The final event I was to enjoy at the On Home Ground Poetry Festival was a reading by the esteemed Belfast-born poet, Michael Longley, another close friend of Heaney’s, who paid his own special tribute to the writer. Having visited Seamus’ grave in Bellaghy the afternoon before he came to the festival, Longley said – “I do feel lonely.
“Last week in Dublin, at the ceremony declaring who the next Professor of Poetry was going to be, I was asked to read a poem and I read my favourite Heaney poem – The Harvest Bow. It’s a poem about poetry and about art and the fragility of everything.
“Before I read it I quoted Plato on the death of Socrates – ‘The sun went down and his friends went on talking.’
“That’s what we’re doing – we’re going on talking.”
Heaney himself once described Longley as ‘a keeper of the artistic estate, a custodian of griefs and wonders’ and what followed was a very relaxed reading by Longley of his own work, including pieces such as ‘Between Hovers’, The Lifeboat’, ‘Paintings’ and ‘Boat’ – a poem written for Heaney after Longley misplaced the Greek word for ‘boat’ when his friend once asked him for it…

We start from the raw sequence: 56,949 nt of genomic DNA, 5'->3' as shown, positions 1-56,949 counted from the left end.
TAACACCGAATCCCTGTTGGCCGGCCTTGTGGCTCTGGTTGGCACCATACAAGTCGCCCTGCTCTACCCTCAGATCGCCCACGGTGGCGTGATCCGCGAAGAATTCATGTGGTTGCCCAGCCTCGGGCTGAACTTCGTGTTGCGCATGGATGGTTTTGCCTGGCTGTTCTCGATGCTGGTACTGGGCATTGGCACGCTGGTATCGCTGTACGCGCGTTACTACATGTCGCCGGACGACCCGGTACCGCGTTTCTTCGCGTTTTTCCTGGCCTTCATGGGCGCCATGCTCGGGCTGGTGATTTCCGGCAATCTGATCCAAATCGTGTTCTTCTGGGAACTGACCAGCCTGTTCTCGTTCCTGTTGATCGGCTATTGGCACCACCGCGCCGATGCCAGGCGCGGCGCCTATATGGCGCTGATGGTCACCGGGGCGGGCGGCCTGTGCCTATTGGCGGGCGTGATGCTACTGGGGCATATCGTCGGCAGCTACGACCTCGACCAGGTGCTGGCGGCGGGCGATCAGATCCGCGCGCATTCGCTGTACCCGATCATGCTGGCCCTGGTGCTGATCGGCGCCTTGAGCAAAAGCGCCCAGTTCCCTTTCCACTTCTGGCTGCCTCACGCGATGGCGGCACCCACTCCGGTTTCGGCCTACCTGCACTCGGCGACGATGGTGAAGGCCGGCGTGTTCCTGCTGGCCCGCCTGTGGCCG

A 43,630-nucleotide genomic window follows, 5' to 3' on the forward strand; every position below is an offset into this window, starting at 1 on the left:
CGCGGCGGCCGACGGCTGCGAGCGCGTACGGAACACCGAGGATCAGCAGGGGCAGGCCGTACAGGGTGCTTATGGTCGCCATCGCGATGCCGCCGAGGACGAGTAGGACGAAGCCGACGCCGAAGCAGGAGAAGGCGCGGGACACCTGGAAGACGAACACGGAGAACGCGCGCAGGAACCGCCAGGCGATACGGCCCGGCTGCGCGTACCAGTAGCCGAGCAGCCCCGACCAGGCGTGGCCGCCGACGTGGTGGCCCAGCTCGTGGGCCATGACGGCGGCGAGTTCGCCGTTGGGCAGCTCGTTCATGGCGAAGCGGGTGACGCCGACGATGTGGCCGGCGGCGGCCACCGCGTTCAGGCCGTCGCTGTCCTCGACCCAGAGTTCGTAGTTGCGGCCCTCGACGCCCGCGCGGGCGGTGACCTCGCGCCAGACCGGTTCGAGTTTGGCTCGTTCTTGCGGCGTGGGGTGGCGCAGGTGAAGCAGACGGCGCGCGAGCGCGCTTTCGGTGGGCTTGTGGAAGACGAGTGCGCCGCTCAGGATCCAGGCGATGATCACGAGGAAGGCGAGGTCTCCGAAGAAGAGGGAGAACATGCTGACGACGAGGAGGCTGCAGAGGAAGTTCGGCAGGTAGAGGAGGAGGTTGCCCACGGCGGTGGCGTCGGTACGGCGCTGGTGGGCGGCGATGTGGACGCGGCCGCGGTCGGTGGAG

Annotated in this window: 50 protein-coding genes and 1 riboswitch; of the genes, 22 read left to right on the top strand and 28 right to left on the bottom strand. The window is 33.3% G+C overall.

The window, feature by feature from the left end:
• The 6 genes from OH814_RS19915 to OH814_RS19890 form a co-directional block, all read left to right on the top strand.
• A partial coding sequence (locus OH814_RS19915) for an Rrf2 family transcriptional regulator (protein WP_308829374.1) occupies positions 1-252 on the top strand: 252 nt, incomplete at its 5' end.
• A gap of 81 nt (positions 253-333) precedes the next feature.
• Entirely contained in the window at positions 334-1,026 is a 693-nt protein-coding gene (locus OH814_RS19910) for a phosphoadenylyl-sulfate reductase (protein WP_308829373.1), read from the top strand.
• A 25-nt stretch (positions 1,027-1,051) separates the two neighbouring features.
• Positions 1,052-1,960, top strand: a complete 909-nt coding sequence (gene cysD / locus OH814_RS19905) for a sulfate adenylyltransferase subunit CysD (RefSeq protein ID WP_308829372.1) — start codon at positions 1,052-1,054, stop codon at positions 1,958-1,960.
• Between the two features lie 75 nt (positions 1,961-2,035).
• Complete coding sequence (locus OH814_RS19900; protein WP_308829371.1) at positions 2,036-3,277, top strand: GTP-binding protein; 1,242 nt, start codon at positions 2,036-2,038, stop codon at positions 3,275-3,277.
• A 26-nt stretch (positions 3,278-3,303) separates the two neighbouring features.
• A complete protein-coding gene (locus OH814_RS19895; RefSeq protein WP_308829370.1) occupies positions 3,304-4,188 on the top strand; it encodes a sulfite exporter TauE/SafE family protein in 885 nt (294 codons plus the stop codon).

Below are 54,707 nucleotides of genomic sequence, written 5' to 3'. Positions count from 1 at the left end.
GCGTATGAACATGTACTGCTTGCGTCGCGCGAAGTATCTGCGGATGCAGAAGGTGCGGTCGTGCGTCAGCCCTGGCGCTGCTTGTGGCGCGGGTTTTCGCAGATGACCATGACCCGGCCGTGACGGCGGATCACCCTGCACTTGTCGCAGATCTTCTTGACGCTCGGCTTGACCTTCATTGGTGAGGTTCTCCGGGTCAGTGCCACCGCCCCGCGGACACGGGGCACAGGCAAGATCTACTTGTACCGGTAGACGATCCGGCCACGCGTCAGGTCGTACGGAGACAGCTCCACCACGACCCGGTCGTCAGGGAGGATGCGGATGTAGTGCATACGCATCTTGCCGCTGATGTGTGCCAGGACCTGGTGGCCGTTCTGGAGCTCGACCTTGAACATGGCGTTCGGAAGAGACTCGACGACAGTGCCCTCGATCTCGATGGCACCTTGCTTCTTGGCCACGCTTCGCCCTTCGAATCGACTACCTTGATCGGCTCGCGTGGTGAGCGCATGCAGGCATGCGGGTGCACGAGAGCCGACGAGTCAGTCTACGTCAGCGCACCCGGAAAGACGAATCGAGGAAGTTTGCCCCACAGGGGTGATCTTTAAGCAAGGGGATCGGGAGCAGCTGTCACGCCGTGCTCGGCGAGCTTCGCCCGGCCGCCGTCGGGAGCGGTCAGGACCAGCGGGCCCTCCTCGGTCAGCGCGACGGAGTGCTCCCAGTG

What’s the Greek for boat,
You ask, old friend,
Fellow voyager Approaching Ithaca –
Oh, flatulent sails,
Shingle-scrunching keel –
But, so close to home,
There’s a danger always
Of amnesiac storms,
Longley added: “I think there’s very little difference between good prose and good poetry,” proceeding to read ‘Constellations’ and ‘Lost’, as well as a trio of love poems entitled ‘The Linen Industry’, ‘The Pattern’ and ‘Cloudberries’. With a new collection due for publication in 2014, the poet also treated the Poetry Tent crowd to a piece inspired by his little granddaughter Amelia called, ‘The Leveret’, which will appear in next year’s book.
Longley is also reportedly working on his memoir and given the impressive body of work he has compiled over the years, the experiences he has had and the people he has worked with, I would imagine it will make for very compelling reading indeed. Like Heaney, this is an Irish poet humble in his work and only too willing to share it and was yet another coup for the On Home Ground Poetry Festival, I think, to have him along for the weekend.
[Footnote: I include more paintings in this post from the Limavady-born and now London-based artist Michael McGuinness- another incredibly talented Michael, whom I had the pleasure of interviewing prior to the festival!]